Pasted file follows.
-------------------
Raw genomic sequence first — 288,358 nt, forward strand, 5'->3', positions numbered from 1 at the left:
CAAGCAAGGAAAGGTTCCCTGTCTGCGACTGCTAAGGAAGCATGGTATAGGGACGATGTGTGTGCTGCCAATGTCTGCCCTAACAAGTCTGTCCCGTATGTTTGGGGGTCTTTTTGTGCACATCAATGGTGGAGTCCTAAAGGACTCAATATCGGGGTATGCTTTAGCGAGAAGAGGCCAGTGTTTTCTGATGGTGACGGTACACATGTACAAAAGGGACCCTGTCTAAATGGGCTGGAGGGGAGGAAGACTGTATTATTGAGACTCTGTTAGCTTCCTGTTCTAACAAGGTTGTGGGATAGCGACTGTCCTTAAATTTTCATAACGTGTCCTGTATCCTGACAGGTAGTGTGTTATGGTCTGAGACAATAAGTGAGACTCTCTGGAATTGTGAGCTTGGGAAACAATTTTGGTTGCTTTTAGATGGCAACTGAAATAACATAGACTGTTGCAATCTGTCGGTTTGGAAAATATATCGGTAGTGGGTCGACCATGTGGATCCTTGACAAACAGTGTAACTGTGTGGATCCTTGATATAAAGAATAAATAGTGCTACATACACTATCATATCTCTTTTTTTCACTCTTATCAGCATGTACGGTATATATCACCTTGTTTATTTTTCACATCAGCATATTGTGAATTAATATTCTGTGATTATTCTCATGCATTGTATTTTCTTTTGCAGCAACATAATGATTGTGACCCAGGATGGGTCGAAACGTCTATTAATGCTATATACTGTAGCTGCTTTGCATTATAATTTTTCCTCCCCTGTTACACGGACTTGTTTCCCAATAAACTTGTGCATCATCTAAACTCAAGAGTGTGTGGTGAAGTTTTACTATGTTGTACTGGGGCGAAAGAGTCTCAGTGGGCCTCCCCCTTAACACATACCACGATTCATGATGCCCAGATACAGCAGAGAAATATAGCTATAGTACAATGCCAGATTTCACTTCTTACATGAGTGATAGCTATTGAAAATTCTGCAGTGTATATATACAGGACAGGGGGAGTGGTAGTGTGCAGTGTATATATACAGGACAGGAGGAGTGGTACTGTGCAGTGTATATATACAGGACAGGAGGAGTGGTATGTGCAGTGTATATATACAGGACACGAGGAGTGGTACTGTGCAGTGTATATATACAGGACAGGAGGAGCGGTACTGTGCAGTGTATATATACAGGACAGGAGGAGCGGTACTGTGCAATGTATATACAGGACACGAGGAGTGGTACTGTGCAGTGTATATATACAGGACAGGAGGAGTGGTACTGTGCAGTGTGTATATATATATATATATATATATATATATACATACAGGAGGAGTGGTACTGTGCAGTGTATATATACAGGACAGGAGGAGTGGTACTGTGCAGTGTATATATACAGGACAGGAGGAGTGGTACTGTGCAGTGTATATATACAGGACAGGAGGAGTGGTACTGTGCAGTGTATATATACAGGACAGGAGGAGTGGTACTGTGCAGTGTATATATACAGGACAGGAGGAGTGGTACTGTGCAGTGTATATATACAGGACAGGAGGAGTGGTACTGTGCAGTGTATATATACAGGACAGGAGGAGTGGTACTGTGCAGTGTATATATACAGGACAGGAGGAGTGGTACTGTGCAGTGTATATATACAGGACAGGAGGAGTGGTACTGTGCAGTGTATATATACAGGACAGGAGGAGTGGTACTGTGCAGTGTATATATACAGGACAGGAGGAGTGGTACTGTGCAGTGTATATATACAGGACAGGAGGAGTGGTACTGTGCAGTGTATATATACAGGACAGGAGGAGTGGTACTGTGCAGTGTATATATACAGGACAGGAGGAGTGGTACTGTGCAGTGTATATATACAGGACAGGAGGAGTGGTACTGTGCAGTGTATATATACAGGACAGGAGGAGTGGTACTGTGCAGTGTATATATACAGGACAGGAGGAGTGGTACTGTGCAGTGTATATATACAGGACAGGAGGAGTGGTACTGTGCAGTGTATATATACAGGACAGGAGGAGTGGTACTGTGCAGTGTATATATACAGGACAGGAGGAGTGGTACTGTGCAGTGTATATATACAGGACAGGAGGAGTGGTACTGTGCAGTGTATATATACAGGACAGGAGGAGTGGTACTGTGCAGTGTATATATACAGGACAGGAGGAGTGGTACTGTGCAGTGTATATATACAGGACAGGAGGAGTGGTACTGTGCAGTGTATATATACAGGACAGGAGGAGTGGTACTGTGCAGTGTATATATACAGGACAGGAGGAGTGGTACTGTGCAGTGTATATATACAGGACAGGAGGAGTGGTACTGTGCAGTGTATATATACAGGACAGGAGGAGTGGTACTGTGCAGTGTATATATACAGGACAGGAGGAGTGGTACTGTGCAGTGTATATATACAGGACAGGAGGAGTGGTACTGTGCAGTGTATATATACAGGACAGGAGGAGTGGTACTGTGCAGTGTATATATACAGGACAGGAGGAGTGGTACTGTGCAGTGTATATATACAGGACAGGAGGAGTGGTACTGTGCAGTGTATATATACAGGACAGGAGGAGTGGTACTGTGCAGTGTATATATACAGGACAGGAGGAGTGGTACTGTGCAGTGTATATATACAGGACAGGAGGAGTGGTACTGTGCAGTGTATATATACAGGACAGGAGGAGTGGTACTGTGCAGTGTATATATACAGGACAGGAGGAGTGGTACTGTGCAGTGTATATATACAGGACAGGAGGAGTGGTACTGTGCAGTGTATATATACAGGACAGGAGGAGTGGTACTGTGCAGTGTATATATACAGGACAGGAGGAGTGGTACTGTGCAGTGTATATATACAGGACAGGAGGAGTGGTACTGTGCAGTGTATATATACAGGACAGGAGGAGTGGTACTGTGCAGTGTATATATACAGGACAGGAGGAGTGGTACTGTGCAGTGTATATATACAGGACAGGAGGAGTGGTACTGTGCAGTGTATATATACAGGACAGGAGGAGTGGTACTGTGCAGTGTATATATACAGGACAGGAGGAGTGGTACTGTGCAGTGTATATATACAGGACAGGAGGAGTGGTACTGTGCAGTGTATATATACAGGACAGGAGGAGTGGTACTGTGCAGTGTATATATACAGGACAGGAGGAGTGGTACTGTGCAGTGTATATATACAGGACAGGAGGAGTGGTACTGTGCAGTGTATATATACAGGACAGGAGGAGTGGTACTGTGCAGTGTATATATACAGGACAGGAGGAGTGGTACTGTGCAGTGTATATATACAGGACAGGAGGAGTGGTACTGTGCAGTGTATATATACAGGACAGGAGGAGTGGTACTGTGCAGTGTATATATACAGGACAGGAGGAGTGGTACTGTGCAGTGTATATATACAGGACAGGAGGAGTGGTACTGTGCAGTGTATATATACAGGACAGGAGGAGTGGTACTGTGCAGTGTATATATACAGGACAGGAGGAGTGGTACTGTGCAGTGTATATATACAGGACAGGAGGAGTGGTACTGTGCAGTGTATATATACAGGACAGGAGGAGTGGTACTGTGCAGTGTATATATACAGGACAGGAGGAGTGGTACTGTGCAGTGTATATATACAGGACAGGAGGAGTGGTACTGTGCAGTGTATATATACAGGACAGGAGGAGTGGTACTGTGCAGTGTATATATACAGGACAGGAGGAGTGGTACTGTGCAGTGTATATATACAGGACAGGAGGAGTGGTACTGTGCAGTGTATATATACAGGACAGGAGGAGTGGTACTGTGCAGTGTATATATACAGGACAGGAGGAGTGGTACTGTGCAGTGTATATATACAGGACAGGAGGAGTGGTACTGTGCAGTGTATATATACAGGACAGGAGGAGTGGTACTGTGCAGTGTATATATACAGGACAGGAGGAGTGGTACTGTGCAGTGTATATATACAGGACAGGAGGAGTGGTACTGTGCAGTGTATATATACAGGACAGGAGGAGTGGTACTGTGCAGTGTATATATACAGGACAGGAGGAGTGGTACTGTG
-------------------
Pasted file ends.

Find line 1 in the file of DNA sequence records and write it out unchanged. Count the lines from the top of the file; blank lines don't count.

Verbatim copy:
Raw genomic sequence first — 288,358 nt, forward strand, 5'->3', positions numbered from 1 at the left: